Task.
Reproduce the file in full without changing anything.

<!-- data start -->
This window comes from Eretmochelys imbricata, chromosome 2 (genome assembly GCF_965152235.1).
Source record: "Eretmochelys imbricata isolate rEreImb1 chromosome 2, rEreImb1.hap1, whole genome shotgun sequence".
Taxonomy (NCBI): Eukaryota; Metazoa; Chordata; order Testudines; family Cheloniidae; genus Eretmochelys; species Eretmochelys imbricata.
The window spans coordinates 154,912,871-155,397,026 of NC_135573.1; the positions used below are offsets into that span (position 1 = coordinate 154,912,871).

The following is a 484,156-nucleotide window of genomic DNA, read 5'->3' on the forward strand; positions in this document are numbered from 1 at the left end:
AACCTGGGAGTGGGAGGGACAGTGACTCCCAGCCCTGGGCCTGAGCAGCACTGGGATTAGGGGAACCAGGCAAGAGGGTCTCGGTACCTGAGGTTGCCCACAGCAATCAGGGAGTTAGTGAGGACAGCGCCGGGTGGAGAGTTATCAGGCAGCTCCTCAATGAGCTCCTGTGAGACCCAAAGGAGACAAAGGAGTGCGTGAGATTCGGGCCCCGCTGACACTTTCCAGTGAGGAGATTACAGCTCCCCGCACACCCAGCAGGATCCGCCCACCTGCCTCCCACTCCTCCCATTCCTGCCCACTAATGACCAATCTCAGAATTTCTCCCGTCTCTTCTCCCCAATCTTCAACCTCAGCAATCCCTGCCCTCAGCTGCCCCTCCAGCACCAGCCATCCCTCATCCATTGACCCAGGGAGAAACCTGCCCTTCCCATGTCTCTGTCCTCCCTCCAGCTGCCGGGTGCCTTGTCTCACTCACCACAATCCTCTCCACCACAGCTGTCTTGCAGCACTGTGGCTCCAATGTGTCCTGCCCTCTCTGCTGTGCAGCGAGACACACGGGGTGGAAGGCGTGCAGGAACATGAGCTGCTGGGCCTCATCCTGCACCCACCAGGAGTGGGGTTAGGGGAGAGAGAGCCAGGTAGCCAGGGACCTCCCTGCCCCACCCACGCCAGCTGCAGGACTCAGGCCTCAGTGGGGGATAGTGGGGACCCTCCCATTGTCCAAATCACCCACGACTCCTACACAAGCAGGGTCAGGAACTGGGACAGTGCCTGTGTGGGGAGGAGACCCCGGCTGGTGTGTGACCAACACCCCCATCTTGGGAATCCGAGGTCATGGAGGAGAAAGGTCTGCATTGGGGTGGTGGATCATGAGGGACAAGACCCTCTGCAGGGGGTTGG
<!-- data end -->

This window comes from Eretmochelys imbricata, chromosome 2 (genome assembly GCF_965152235.1).
Source record: "Eretmochelys imbricata isolate rEreImb1 chromosome 2, rEreImb1.hap1, whole genome shotgun sequence".
Taxonomy (NCBI): Eukaryota; Metazoa; Chordata; order Testudines; family Cheloniidae; genus Eretmochelys; species Eretmochelys imbricata.
The window spans coordinates 154,912,871-155,397,026 of NC_135573.1; the positions used below are offsets into that span (position 1 = coordinate 154,912,871).

The following is a 484,156-nucleotide window of genomic DNA, read 5'->3' on the forward strand; positions in this document are numbered from 1 at the left end:
AACCTGGGAGTGGGAGGGACAGTGACTCCCAGCCCTGGGCCTGAGCAGCACTGGGATTAGGGGAACCAGGCAAGAGGGTCTCGGTACCTGAGGTTGCCCACAGCAATCAGGGAGTTAGTGAGGACAGCGCCGGGTGGAGAGTTATCAGGCAGCTCCTCAATGAGCTCCTGTGAGACCCAAAGGAGACAAAGGAGTGCGTGAGATTCGGGCCCCGCTGACACTTTCCAGTGAGGAGATTACAGCTCCCCGCACACCCAGCAGGATCCGCCCACCTGCCTCCCACTCCTCCCATTCCTGCCCACTAATGACCAATCTCAGAATTTCTCCCGTCTCTTCTCCCCAATCTTCAACCTCAGCAATCCCTGCCCTCAGCTGCCCCTCCAGCACCAGCCATCCCTCATCCATTGACCCAGGGAGAAACCTGCCCTTCCCATGTCTCTGTCCTCCCTCCAGCTGCCGGGTGCCTTGTCTCACTCACCACAATCCTCTCCACCACAGCTGTCTTGCAGCACTGTGGCTCCAATGTGTCCTGCCCTCTCTGCTGTGCAGCGAGACACACGGGGTGGAAGGCGTGCAGGAACATGAGCTGCTGGGCCTCATCCTGCACCCACCAGGAGTGGGGTTAGGGGAGAGAGAGCCAGGTAGCCAGGGACCTCCCTGCCCCACCCACGCCAGCTGCAGGACTCAGGCCTCAGTGGGGGATAGTGGGGACCCTCCCATTGTCCAAATCACCCACGACTCCTACACAAGCAGGGTCAGGAACTGGGACAGTGCCTGTGTGGGGAGGAGACCCCGGCTGGTGTGTGACCAACACCCCCATCTTGGGAATCCGAGGTCATGGAGGAGAAAGGTCTGCATTGGGGTGGTGGATCATGAGGGACAAGACCCTCTGCAGGGGGTTGG